baptism incorporates us into the Church:
11. SHARING IN THE DIVINE LIFE through the coming of the Holy Spirit through the Holy Spirit,
the Father and the Son are present in the baptized SOURCE: Catechism for Filipino Catholics
1654 How baptism effects a sharing in the divine life:
12. Made by Fr. Stephen Cuyos, MSC http://stephencuyos.com Licensed under Creative
Commons (Attribution 2.0 Generic) For more info: http://creativecommons.org/licenses/by/2.0/
You are free to share and remix this presentation.
HusengLanggam at Adamson University4 months ago
2. Holy Baptism is basis of the whole Christian life, the gateway life in Spirit … and the door
which gives access to the other sacraments. Through Baptism we are freed from sin and reborn
as sons of God; we become members of Christ, are incorporated into Church and made sharers
in her mission: ’Baptism is the sacrament of regeneration through water in the word’(CCC 1213).
4. INFANT ADULT God claims the child with divine grace. Clearly the child can do nothing to save
himself or herself, but is totally dependent on God's grace, as we all are — whatever our age. Its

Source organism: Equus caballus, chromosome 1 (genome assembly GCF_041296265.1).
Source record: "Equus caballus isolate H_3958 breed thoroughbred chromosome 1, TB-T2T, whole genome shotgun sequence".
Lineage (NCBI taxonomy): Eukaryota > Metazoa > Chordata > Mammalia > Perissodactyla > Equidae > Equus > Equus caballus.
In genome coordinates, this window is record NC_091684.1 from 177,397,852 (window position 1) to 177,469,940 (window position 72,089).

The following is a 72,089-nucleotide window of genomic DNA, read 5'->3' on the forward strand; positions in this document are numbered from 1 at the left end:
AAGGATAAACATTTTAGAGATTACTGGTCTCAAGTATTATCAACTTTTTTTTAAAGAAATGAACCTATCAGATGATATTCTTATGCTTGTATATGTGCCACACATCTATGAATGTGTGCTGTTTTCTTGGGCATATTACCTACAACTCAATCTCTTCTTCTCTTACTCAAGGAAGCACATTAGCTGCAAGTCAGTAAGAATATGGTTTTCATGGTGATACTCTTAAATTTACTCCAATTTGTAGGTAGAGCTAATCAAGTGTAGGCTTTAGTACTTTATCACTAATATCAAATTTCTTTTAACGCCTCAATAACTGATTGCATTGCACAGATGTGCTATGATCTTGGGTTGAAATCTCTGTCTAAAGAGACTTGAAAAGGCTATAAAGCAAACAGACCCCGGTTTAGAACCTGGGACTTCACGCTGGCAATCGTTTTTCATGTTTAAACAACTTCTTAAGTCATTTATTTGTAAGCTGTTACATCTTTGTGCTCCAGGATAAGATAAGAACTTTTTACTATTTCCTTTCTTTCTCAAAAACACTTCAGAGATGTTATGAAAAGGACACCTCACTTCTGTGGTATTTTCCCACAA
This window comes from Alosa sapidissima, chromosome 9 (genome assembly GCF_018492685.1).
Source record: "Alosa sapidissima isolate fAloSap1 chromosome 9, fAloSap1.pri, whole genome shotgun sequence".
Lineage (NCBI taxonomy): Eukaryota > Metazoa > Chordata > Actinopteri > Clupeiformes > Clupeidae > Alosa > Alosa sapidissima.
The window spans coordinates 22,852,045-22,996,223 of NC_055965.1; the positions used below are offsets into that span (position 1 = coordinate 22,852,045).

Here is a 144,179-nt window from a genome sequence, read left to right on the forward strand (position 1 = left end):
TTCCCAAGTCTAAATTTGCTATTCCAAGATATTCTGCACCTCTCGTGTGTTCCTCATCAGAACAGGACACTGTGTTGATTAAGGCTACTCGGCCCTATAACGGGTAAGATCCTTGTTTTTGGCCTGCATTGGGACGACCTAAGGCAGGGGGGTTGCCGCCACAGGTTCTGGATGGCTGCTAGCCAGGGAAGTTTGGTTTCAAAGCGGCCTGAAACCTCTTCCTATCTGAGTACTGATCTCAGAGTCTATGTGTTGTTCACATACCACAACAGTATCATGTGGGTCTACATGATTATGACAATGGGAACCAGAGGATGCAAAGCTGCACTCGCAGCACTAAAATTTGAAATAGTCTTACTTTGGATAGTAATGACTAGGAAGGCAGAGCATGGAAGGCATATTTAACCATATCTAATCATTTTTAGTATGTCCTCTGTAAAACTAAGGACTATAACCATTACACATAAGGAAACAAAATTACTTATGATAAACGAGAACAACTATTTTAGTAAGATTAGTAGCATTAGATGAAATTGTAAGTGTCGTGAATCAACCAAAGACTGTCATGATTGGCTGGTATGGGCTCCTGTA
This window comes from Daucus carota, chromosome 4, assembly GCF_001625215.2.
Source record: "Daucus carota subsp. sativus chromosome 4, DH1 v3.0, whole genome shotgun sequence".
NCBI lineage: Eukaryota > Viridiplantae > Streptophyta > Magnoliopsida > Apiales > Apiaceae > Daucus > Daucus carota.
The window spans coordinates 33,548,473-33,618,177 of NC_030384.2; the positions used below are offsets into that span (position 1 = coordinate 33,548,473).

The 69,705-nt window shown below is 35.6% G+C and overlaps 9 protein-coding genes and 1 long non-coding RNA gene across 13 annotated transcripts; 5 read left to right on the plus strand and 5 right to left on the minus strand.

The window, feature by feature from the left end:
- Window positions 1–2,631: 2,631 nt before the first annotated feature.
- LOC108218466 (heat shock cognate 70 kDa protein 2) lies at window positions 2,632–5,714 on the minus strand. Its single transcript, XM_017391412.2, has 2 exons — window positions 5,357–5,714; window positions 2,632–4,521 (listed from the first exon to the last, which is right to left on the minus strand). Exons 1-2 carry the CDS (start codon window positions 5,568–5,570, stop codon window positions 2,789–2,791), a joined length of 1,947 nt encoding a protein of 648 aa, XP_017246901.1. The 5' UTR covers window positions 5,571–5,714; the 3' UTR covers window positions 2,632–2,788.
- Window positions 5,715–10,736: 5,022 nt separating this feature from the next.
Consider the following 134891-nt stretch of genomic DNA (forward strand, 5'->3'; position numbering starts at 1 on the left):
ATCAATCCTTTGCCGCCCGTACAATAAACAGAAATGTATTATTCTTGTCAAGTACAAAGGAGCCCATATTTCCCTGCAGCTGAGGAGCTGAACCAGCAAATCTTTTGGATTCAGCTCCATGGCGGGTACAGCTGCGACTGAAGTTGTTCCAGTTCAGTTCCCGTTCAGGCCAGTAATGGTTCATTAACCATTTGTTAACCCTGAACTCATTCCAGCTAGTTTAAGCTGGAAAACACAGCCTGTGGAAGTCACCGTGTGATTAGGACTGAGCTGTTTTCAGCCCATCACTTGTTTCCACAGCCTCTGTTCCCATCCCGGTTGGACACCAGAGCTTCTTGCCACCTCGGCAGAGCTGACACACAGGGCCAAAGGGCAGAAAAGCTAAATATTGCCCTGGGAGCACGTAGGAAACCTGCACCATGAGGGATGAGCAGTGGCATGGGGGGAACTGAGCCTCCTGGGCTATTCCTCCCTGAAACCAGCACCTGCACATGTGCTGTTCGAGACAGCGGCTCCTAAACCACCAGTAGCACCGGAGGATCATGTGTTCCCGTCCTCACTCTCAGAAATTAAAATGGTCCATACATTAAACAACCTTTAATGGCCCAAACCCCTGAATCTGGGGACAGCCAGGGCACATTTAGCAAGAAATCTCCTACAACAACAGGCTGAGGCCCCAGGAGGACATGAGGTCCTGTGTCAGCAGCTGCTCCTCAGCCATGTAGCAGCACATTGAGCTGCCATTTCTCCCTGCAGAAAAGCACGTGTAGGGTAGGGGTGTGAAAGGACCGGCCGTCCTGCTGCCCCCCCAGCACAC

their parents decision. The person being baptized is publicly professing her or his own decision
to accept Christ.
5. Because it transforms us into God’s people. We receive Christ’s salvation and new life. It gives
us the promise of eternal life . Forgives original sin.
6. The reality of: Pain Brokenness Suffering Alienation In which we are all born into. God saves
us from this reality through baptism.
7. The word baptism comes from a Greek word baptizein that means: “ To plunge” or “ To
immerse” (go under)
8. Going under water symbolizes our burial into the death of Christ. It also symbolizes our rising
up to new life in Christ. Our union with Christ in this life and the next.
9. Through baptism the baptized: Share in Christ’s suffering and death . Share in Christ’s victory